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To [redacted]

Misc

Massive thanks for Jane’s Fighting Ships 1949–50. J. dropped it off when she was up here last week for some work thing. Where on earth did you find it? Sorry I missed the Oxford get-together, it sounds to have been a hoot. I don’t know if she’s told you, J didn’t get the Leahampton job, but she’s got a second interview at Streweminster, so fingers crossed. Anyway, thanks a million. Now I’ll have backup if the Anchor Wanker starts nitpicking my exchange fic.
Best
[redacted]

To [redacted]

Re: Misc plus Mod issues

No prob. re Jane’s. I’ve already got a copy, but I spotted this one in Oxfam & didn’t want to think of it going somewhere it wouldn’t be appreciated. Or grabbed by an interior design nut, laminated and turned into a table lamp.

Re the AW, shouldn’t that be “when” rather than “if”? Did you see he’s put another of his videos up on YouTube? Half the time I really admire what he’s doing; he’s so passionate about the sea, and there’s lots of little tips I’ve picked up from watching his stuff. But then you accidentally poke the beehive in his bonnet, and it’s tin hat time. But at least he only complains about the wrong (from his point of view) gear being used etc etc, unlike some people I could mention.

Btw I’ve had a flurry of pre-exchange emails from the usual suspects, complaining in advance about how they hope this year we’re going to be sensitive about not matching them to people who’ll go round “misunderstanding the intensity of male comradeship under fire” and “turning everything into sordid sexual encounters.” What a fandom to choose, if that’s your attitude! Though, obv. if RR hadn’t had such a galloping case of internalised self-loathing about sex, we’d have a bit more chance of batting off the other homophobic loons. Anyway, could you take a look at the attached draft Mod post? I wanted to remind people about respecting people’s DNWs but also to remember we have a wide range of people on list and you can’t claim to be “respecting the characters’ feelings” if you then go round trampling those of real live people. But I think I might have got a bit carried away, so could you check and make sure I’m not going to do more harm than good?

Did you see del Toro’s off the Mistress film and Joe Wright’s directing instead? “Scheduling conflicts”, apparently. Bet he wanted to do the Civil War scenes as magical realism and the money people pitched a fit. Would it be blasphemy if I bob into St Mary Mags & light a candle against Wright casting Keira Knightley?

Cheers
[redacted]

To [redacted]

Re: Misc plus Mod issues

Keira Knightley as the Mistress?!? Surely even Joe Wright –

To [redacted]
Re: Misc plus Mod issues

Two words. Anna Karenina.

To [redacted]
Re: Misc plus Mod issues

Point.


From the flames of Guernica, to the red-light district of 1950s Amsterdam, one woman has carried a secret which can destroy worlds. With Soviet agents snapping at her heels, her last hope lies with the man who seduced and abandoned her twenty years ago.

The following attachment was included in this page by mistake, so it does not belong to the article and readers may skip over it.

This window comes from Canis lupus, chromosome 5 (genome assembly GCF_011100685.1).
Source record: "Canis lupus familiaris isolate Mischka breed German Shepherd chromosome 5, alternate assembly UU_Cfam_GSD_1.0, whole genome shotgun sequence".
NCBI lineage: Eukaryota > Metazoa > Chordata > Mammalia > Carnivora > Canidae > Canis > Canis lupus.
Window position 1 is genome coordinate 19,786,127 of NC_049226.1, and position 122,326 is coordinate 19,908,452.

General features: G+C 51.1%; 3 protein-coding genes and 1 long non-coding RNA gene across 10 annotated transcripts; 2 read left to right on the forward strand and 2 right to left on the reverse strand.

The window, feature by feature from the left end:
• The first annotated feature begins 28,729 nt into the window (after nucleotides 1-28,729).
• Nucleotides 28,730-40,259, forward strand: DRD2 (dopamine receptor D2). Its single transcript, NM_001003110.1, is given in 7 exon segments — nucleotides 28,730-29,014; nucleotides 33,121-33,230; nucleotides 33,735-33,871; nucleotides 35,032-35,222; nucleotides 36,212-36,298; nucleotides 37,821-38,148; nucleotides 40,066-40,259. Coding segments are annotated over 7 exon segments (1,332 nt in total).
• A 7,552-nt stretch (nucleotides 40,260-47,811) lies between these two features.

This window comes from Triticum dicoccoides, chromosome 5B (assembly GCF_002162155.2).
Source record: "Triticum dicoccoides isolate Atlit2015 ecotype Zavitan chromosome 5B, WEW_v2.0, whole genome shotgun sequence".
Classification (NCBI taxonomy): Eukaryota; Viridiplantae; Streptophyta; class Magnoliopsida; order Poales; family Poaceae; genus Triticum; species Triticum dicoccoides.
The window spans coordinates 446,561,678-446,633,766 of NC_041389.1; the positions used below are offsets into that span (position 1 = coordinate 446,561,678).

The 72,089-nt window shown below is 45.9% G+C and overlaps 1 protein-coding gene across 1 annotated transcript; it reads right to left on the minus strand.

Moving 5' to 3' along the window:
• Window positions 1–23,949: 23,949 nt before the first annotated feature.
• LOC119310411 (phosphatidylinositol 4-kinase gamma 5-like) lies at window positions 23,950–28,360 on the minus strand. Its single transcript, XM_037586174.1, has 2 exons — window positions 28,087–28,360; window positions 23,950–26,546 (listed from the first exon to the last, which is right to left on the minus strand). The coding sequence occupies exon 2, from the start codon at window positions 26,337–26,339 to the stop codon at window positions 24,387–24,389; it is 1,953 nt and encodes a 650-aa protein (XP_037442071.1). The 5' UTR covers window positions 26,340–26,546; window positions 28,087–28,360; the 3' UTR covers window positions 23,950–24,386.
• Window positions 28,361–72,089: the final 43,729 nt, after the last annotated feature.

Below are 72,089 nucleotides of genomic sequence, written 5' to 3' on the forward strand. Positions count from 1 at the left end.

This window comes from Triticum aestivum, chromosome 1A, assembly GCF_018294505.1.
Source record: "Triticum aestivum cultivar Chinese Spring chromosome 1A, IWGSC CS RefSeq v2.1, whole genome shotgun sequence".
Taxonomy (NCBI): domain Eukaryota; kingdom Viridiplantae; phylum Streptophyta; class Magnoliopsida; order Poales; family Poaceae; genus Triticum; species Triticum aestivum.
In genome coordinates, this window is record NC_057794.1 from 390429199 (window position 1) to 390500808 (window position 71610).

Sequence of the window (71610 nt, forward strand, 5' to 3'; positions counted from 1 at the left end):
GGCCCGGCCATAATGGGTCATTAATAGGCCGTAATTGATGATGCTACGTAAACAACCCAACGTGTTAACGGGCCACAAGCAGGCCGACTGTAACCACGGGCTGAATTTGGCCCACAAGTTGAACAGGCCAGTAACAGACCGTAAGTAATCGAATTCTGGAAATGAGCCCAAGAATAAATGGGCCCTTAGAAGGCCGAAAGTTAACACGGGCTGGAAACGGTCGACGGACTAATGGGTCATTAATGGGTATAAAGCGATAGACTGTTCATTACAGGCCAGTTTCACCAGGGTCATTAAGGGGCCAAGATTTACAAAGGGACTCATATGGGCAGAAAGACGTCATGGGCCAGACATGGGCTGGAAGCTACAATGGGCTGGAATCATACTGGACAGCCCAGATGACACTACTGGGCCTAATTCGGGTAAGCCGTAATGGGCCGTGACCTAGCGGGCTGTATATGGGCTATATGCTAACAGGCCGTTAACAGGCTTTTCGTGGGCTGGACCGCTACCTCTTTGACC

And Hell will freeze before she seeks his help.

MISTRESS OF HER TRADE. DIRECTED BY JOE WRIGHT. STARRING DOMINIC WEST, SOPHIA LAWRENCE, & SAIORSE RONAN. FEATURING HUGH GRANT. COMING SOON.


“So this is all very exciting. We have with us Sophia Lawrence, whose new film Mistress of Her Trade is released this Thursday. Sophia, welcome to The One Show.”

“Thank you for inviting me.”

“Now, a little bird told us that there’s a special connection between you and the author of the book your film is based on, is that right?”

“Oh, isn’t it clever of you to know about that! Because it’s what finally convinced me I had to play the Mistress, no matter who else was going for the part, and as you know lots of people were, including some absolutely immense talents. If I hadn’t felt so sure I was meant to play her, I’d have been too daunted to submit my audition tape, especially as at that point I hadn’t even read the book.”

“So, tell us about your connection with Ralph Lanyon? I know you come from a family with a proud Naval tradition; did any of them perhaps serve with him? Lanyon won a DSO, in the Battle of the Atlantic, I believe.”

“Yes: the Lanyon Estate was terrifically generous and let us use his actual medal in the film – only in one scene, and they had someone watching like a hawk all times it was out of its case – but it really made us feel the author himself was there with us. But so far as I know none of my family ever served with him.”

“So, what exactly was the connection, and how did you find out about it?”

“Well, I happened to be in Paris, doing publicity for TuttiFrutti, when my agent got hold of me, and told me I simply had to audition for the Mistress, it was the perfect part for me. But of course I couldn’t dash back to London for auditions; my schedule was so tight. I had to record my audition tape right there in Paris and send it over so Joe could see it the next day.”